COLUMBUS, Ga. (WRBL) — Economic experts from the University of Georgia were in Columbus Wednesday hosting their 40th annual Georgia Economic Outlook at the Trade Center.

The Economic Outlook is a chance to learn which sectors of Georgia’s economy will rise above the turbulence in 2023. 

According to Ben Ayers, the Dean of Terry College of Business at UGA, there is a 75% chance of a recession on the horizon in the peach state. He predicts it will be mild and last about 6 months. Ayers adds that Georgia’s economy is set to be much better than the rest of the country. 

“In many ways, Georgia’s economy is very strong.” said Ayers. “Our state has been recognized as a top state in which to do business on 9 years in a row. Economic development in the state will play a key role to make sure that even in a slight downturn, that the state of Georgia will continue to outperform the nation.”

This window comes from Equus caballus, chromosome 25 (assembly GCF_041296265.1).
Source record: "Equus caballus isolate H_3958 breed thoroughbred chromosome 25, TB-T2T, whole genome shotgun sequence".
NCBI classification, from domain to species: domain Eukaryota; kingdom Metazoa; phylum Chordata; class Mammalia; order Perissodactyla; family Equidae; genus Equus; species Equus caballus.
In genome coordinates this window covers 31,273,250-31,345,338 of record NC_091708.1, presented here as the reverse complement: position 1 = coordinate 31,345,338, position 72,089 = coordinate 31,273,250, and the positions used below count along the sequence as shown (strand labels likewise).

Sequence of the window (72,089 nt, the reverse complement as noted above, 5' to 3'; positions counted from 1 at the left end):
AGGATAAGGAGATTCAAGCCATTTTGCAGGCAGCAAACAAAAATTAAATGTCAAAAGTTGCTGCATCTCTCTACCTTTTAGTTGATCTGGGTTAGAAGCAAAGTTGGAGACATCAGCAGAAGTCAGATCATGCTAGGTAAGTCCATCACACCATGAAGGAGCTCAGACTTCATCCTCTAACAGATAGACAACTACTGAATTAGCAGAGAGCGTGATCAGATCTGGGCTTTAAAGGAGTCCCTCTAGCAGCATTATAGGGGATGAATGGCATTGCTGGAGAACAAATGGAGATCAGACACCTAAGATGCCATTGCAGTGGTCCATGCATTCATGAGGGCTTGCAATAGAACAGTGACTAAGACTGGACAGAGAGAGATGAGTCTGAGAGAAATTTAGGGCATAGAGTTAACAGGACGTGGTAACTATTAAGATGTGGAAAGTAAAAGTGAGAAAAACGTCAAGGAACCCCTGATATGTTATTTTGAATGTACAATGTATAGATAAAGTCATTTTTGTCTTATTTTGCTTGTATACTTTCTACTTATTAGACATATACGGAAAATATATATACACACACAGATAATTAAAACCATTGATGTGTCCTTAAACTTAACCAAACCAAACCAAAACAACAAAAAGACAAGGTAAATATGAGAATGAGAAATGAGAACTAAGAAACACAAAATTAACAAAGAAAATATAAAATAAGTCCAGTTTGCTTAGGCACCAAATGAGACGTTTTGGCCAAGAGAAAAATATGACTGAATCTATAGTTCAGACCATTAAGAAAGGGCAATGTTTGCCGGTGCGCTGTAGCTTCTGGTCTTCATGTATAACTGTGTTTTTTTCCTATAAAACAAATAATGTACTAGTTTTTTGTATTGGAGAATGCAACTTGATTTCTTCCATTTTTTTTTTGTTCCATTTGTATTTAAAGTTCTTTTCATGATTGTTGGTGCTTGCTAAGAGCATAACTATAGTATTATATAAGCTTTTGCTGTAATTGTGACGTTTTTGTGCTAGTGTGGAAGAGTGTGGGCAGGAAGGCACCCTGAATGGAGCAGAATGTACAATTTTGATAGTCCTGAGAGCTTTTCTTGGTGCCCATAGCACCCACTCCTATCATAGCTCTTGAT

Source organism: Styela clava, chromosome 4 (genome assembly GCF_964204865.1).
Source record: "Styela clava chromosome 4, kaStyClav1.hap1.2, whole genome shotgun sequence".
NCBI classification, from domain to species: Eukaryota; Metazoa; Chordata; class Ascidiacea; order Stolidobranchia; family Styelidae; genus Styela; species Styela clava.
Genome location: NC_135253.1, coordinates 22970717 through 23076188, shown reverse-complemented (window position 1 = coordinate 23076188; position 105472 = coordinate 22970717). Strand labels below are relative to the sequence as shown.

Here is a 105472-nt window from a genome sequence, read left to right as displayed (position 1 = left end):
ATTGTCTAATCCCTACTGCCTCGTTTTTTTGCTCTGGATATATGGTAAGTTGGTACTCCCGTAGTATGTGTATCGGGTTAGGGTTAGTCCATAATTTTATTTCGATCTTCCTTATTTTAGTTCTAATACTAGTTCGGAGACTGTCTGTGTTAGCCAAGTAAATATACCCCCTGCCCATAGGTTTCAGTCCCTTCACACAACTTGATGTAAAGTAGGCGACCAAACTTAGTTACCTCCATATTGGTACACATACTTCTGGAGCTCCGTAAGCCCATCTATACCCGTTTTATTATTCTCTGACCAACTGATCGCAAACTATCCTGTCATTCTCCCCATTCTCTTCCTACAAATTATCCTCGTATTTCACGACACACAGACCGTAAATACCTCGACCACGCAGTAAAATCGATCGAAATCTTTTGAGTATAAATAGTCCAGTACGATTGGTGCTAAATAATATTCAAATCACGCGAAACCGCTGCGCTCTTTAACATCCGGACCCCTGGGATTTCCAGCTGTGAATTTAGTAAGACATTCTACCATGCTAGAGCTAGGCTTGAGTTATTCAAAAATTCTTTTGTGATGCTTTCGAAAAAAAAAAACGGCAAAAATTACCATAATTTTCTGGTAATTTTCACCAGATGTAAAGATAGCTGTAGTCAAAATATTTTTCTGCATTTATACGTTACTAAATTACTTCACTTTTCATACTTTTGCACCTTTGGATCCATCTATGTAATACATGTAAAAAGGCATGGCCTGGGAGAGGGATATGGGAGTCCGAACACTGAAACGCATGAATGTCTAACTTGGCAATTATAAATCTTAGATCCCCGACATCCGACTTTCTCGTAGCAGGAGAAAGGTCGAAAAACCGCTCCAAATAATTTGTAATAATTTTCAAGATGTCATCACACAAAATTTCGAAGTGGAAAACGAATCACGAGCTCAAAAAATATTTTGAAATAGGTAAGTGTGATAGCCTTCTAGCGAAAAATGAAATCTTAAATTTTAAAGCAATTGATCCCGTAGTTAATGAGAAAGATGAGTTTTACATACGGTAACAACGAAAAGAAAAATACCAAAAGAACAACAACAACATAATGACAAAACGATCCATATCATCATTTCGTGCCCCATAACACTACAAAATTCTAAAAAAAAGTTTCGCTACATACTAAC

Jerald Mitchell, the President and CEO of the Greater Columbus Chamber of Commerce, was another keynote speaker at the event. Mitchell spoke to the economic forecast for Columbus. He says there are three major sectors that are helping the Columbus economy. 

It is projected that Fort Benning will continue to be a driving factor for the year along with Columbus State University and the addition of the new Mercer University Medical School.   

While the state is expected to undergo a mild recession, Mitchell says supporting local businesses is essential to strengthening the local economy. 

“The biggest thing again is shop local,” said Mitchell. “These small businesses are the lifeblood of our community. We have to continue to support them. Not only for the pure viability for the businesses, but we want them to be in a posture that, when it makes sense, they can hire more people. That is essential to our economy continuing to thrive.”

The main economic sectors that will continue to grow this year are healthcare, education, professional business services and government spending. Housing, financial activities and mining and logging will be hit the worst, experiencing the largest job loss.